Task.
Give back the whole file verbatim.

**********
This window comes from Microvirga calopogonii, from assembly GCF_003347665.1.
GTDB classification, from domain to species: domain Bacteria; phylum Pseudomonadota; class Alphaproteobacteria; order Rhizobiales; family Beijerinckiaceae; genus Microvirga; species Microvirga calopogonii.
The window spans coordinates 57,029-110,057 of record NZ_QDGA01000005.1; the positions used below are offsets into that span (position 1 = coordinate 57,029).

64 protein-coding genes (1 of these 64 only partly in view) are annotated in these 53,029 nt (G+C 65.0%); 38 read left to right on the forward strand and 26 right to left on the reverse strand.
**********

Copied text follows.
This window comes from Microvirga calopogonii, from assembly GCF_003347665.1.
GTDB classification, from domain to species: domain Bacteria; phylum Pseudomonadota; class Alphaproteobacteria; order Rhizobiales; family Beijerinckiaceae; genus Microvirga; species Microvirga calopogonii.
The window spans coordinates 57,029-110,057 of record NZ_QDGA01000005.1; the positions used below are offsets into that span (position 1 = coordinate 57,029).

64 protein-coding genes (1 of these 64 only partly in view) are annotated in these 53,029 nt (G+C 65.0%); 38 read left to right on the forward strand and 26 right to left on the reverse strand.